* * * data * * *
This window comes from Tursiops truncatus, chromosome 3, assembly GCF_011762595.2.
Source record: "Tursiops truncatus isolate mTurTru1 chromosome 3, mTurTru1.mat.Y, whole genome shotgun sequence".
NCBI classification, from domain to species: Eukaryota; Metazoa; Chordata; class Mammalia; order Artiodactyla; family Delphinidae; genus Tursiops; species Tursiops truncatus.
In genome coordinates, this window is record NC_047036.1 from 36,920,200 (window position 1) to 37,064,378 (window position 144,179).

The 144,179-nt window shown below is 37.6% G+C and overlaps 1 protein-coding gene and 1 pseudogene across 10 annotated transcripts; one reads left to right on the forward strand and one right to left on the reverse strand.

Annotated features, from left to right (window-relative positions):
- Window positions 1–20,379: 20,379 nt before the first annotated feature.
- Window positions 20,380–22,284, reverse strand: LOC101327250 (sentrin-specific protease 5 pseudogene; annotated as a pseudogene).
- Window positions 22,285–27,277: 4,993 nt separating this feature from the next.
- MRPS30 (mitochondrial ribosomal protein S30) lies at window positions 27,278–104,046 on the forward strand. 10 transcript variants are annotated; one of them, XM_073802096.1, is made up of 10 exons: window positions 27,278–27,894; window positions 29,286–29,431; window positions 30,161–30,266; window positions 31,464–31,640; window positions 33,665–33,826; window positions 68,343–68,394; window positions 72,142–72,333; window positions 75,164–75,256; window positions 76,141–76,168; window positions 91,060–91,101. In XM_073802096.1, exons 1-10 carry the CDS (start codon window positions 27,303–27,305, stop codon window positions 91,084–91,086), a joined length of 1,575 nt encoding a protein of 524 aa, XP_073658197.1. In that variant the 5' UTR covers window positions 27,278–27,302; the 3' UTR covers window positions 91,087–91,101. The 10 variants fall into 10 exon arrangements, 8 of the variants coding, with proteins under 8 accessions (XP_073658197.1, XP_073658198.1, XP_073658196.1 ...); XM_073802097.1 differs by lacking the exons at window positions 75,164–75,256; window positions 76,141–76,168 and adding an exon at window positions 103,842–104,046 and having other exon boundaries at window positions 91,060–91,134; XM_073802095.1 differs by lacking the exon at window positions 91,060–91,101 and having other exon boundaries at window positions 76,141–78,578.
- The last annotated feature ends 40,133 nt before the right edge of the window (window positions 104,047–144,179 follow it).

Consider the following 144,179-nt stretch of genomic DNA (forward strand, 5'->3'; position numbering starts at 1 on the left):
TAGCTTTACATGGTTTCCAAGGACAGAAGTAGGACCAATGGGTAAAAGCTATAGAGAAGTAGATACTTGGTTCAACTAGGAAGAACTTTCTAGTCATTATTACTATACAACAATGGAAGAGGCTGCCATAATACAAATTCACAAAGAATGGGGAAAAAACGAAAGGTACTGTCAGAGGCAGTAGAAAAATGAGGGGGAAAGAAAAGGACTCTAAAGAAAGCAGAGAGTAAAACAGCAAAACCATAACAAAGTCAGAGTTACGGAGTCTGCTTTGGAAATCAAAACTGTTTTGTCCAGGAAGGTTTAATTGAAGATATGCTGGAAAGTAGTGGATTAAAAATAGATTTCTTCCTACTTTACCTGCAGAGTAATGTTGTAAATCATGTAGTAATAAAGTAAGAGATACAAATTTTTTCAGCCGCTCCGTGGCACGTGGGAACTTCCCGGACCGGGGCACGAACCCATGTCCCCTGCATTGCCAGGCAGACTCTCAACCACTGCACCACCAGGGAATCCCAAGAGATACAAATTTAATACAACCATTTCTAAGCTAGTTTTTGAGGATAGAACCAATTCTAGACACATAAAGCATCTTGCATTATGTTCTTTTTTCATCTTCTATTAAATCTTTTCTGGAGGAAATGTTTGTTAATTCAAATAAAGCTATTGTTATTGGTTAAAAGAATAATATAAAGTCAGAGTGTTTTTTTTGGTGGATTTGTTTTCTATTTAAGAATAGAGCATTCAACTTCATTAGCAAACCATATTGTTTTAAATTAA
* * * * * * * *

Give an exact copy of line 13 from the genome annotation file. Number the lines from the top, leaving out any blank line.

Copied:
TAGCTTTACATGGTTTCCAAGGACAGAAGTAGGACCAATGGGTAAAAGCTATAGAGAAGTAGATACTTGGTTCAACTAGGAAGAACTTTCTAGTCATTATTACTATACAACAATGGAAGAGGCTGCCATAATACAAATTCACAAAGAATGGGGAAAAAACGAAAGGTACTGTCAGAGGCAGTAGAAAAATGAGGGGGAAAGAAAAGGACTCTAAAGAAAGCAGAGAGTAAAACAGCAAAACCATAACAAAGTCAGAGTTACGGAGTCTGCTTTGGAAATCAAAACTGTTTTGTCCAGGAAGGTTTAATTGAAGATATGCTGGAAAGTAGTGGATTAAAAATAGATTTCTTCCTACTTTACCTGCAGAGTAATGTTGTAAATCATGTAGTAATAAAGTAAGAGATACAAATTTTTTCAGCCGCTCCGTGGCACGTGGGAACTTCCCGGACCGGGGCACGAACCCATGTCCCCTGCATTGCCAGGCAGACTCTCAACCACTGCACCACCAGGGAATCCCAAGAGATACAAATTTAATACAACCATTTCTAAGCTAGTTTTTGAGGATAGAACCAATTCTAGACACATAAAGCATCTTGCATTATGTTCTTTTTTCATCTTCTATTAAATCTTTTCTGGAGGAAATGTTTGTTAATTCAAATAAAGCTATTGTTATTGGTTAAAAGAATAATATAAAGTCAGAGTGTTTTTTTTGGTGGATTTGTTTTCTATTTAAGAATAGAGCATTCAACTTCATTAGCAAACCATATTGTTTTAAATTAA